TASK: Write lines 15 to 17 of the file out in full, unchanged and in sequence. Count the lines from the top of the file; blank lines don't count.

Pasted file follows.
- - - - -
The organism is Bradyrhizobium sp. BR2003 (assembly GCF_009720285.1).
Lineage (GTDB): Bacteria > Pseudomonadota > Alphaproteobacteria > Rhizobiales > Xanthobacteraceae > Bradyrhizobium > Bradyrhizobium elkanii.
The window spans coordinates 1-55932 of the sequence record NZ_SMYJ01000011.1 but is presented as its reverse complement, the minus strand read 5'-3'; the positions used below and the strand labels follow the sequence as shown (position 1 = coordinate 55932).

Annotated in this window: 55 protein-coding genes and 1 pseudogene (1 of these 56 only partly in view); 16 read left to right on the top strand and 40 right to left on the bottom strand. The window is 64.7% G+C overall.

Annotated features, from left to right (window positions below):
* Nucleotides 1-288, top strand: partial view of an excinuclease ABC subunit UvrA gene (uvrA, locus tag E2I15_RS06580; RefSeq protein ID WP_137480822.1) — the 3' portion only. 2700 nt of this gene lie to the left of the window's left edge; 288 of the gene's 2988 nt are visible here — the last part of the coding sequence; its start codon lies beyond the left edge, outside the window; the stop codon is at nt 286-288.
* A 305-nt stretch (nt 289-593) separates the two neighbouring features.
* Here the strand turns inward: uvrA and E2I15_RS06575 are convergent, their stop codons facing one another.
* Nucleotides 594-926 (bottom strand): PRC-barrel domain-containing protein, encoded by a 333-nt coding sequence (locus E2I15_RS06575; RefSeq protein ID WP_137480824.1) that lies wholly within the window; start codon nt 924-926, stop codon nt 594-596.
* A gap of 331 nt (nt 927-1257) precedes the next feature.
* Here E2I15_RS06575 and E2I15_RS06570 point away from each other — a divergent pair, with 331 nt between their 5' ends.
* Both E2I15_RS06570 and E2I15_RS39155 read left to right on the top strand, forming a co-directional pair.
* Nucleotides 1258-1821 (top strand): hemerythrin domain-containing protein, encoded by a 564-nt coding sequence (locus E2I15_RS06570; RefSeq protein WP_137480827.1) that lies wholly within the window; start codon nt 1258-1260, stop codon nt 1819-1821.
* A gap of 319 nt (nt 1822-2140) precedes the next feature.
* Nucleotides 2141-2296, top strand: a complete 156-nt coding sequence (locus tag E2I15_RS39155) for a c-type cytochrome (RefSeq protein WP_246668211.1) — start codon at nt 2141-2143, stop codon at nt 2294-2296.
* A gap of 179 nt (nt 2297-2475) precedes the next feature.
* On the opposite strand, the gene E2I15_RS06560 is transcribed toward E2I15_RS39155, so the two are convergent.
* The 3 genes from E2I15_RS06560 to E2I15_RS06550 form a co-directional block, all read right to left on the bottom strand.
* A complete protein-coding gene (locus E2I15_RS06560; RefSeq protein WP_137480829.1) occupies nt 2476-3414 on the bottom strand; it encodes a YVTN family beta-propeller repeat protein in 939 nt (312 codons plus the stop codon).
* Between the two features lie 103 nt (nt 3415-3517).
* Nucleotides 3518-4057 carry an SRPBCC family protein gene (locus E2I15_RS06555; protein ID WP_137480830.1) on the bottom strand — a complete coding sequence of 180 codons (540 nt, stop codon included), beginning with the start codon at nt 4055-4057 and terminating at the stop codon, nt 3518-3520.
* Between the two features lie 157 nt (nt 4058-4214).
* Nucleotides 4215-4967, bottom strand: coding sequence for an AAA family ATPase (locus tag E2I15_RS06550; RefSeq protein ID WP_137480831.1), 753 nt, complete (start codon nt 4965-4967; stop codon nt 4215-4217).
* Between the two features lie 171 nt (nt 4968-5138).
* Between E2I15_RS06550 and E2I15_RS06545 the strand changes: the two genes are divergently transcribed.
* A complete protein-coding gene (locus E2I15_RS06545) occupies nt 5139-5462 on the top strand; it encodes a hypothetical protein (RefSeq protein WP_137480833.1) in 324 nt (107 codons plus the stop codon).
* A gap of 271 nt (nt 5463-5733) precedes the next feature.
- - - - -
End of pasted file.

* Nucleotides 2141-2296, top strand: a complete 156-nt coding sequence (locus tag E2I15_RS39155) for a c-type cytochrome (RefSeq protein WP_246668211.1) — start codon at nt 2141-2143, stop codon at nt 2294-2296.
* A gap of 179 nt (nt 2297-2475) precedes the next feature.
* On the opposite strand, the gene E2I15_RS06560 is transcribed toward E2I15_RS39155, so the two are convergent.